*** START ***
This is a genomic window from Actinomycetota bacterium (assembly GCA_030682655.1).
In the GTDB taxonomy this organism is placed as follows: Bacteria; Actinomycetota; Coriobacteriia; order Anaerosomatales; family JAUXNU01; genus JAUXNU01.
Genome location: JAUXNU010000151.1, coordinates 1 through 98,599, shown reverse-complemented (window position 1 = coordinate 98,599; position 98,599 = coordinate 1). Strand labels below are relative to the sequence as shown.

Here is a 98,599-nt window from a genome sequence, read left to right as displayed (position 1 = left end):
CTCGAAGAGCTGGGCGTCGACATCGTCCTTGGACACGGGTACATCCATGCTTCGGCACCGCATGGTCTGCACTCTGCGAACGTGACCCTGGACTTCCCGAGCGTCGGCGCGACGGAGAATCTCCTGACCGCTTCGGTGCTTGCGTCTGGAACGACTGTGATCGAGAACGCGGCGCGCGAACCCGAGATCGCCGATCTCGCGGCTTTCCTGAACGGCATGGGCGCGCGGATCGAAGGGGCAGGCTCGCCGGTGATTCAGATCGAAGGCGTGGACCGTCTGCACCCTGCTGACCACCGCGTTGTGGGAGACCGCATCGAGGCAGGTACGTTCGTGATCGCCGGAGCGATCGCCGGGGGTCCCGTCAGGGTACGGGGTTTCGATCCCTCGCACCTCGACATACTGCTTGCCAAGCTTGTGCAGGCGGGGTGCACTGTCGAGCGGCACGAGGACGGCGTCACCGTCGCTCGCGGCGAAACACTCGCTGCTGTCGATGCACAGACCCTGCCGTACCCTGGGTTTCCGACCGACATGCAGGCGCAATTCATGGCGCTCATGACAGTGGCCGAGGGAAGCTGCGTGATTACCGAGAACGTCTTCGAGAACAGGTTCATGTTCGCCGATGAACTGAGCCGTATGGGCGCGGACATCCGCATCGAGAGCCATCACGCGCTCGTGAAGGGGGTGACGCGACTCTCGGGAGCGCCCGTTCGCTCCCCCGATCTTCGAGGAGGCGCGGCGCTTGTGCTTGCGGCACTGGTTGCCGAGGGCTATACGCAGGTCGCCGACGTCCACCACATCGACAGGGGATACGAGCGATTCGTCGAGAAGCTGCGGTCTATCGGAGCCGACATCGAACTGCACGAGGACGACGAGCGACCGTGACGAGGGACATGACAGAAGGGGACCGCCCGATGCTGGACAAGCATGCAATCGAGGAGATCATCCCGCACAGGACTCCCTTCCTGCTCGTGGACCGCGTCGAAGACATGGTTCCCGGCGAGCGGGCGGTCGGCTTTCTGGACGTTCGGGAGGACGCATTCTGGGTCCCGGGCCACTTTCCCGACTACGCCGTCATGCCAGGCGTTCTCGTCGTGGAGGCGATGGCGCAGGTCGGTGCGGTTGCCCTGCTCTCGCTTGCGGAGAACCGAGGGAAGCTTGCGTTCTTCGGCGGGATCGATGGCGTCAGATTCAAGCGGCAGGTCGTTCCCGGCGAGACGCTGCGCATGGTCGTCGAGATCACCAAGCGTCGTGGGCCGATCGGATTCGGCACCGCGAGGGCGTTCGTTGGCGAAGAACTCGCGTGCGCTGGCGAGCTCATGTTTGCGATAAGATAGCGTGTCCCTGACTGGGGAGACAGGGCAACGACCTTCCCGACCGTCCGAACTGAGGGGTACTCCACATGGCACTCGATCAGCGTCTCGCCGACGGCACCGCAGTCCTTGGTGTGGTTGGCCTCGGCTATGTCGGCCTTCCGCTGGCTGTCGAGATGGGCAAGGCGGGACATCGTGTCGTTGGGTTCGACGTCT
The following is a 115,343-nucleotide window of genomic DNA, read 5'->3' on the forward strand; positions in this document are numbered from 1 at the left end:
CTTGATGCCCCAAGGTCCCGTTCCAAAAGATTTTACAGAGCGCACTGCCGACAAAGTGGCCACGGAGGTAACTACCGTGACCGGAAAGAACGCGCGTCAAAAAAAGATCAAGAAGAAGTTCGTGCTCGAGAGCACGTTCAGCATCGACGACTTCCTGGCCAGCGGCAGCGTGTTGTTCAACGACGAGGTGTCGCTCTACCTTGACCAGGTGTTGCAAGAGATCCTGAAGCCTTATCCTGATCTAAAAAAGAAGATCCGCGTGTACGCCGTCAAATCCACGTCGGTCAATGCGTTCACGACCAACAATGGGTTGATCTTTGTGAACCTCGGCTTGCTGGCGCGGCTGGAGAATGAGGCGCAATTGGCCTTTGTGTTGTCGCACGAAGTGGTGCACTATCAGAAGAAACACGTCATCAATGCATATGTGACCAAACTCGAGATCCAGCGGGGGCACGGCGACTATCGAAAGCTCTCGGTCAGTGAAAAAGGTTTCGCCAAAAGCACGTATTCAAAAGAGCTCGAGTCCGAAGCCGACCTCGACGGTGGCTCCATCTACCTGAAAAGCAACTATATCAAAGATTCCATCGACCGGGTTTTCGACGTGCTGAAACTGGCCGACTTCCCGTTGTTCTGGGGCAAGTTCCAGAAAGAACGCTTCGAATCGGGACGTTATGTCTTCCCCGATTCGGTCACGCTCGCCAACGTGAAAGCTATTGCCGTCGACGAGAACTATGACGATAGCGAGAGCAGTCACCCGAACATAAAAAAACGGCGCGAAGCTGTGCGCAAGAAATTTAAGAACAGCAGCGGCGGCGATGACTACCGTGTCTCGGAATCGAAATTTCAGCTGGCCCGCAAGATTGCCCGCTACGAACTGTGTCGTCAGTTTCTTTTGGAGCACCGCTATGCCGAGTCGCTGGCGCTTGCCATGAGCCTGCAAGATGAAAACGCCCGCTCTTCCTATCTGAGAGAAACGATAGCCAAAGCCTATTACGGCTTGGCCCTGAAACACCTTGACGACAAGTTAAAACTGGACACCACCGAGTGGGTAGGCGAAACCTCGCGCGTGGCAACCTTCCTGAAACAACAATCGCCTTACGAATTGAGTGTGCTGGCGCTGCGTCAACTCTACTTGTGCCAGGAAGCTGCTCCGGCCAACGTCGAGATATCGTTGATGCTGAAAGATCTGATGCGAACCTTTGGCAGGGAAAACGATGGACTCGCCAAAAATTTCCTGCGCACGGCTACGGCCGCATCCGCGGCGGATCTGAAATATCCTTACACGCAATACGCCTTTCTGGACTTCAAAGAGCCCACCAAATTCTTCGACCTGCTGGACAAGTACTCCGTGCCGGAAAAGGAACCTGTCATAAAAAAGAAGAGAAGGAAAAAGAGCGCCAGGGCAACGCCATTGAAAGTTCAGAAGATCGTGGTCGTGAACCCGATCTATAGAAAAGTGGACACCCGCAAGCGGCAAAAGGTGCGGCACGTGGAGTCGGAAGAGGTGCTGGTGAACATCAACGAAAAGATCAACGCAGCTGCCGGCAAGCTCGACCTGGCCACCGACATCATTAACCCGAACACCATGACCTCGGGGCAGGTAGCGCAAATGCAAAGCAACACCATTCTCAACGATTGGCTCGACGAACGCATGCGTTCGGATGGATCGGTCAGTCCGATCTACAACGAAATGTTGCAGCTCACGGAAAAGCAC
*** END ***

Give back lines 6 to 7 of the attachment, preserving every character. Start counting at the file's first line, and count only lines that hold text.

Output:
The following is a 115,343-nucleotide window of genomic DNA, read 5'->3' on the forward strand; positions in this document are numbered from 1 at the left end:
CTTGATGCCCCAAGGTCCCGTTCCAAAAGATTTTACAGAGCGCACTGCCGACAAAGTGGCCACGGAGGTAACTACCGTGACCGGAAAGAACGCGCGTCAAAAAAAGATCAAGAAGAAGTTCGTGCTCGAGAGCACGTTCAGCATCGACGACTTCCTGGCCAGCGGCAGCGTGTTGTTCAACGACGAGGTGTCGCTCTACCTTGACCAGGTGTTGCAAGAGATCCTGAAGCCTTATCCTGATCTAAAAAAGAAGATCCGCGTGTACGCCGTCAAATCCACGTCGGTCAATGCGTTCACGACCAACAATGGGTTGATCTTTGTGAACCTCGGCTTGCTGGCGCGGCTGGAGAATGAGGCGCAATTGGCCTTTGTGTTGTCGCACGAAGTGGTGCACTATCAGAAGAAACACGTCATCAATGCATATGTGACCAAACTCGAGATCCAGCGGGGGCACGGCGACTATCGAAAGCTCTCGGTCAGTGAAAAAGGTTTCGCCAAAAGCACGTATTCAAAAGAGCTCGAGTCCGAAGCCGACCTCGACGGTGGCTCCATCTACCTGAAAAGCAACTATATCAAAGATTCCATCGACCGGGTTTTCGACGTGCTGAAACTGGCCGACTTCCCGTTGTTCTGGGGCAAGTTCCAGAAAGAACGCTTCGAATCGGGACGTTATGTCTTCCCCGATTCGGTCACGCTCGCCAACGTGAAAGCTATTGCCGTCGACGAGAACTATGACGATAGCGAGAGCAGTCACCCGAACATAAAAAAACGGCGCGAAGCTGTGCGCAAGAAATTTAAGAACAGCAGCGGCGGCGATGACTACCGTGTCTCGGAATCGAAATTTCAGCTGGCCCGCAAGATTGCCCGCTACGAACTGTGTCGTCAGTTTCTTTTGGAGCACCGCTATGCCGAGTCGCTGGCGCTTGCCATGAGCCTGCAAGATGAAAACGCCCGCTCTTCCTATCTGAGAGAAACGATAGCCAAAGCCTATTACGGCTTGGCCCTGAAACACCTTGACGACAAGTTAAAACTGGACACCACCGAGTGGGTAGGCGAAACCTCGCGCGTGGCAACCTTCCTGAAACAACAATCGCCTTACGAATTGAGTGTGCTGGCGCTGCGTCAACTCTACTTGTGCCAGGAAGCTGCTCCGGCCAACGTCGAGATATCGTTGATGCTGAAAGATCTGATGCGAACCTTTGGCAGGGAAAACGATGGACTCGCCAAAAATTTCCTGCGCACGGCTACGGCCGCATCCGCGGCGGATCTGAAATATCCTTACACGCAATACGCCTTTCTGGACTTCAAAGAGCCCACCAAATTCTTCGACCTGCTGGACAAGTACTCCGTGCCGGAAAAGGAACCTGTCATAAAAAAGAAGAGAAGGAAAAAGAGCGCCAGGGCAACGCCATTGAAAGTTCAGAAGATCGTGGTCGTGAACCCGATCTATAGAAAAGTGGACACCCGCAAGCGGCAAAAGGTGCGGCACGTGGAGTCGGAAGAGGTGCTGGTGAACATCAACGAAAAGATCAACGCAGCTGCCGGCAAGCTCGACCTGGCCACCGACATCATTAACCCGAACACCATGACCTCGGGGCAGGTAGCGCAAATGCAAAGCAACACCATTCTCAACGATTGGCTCGACGAACGCATGCGTTCGGATGGATCGGTCAGTCCGATCTACAACGAAATGTTGCAGCTCACGGAAAAGCAC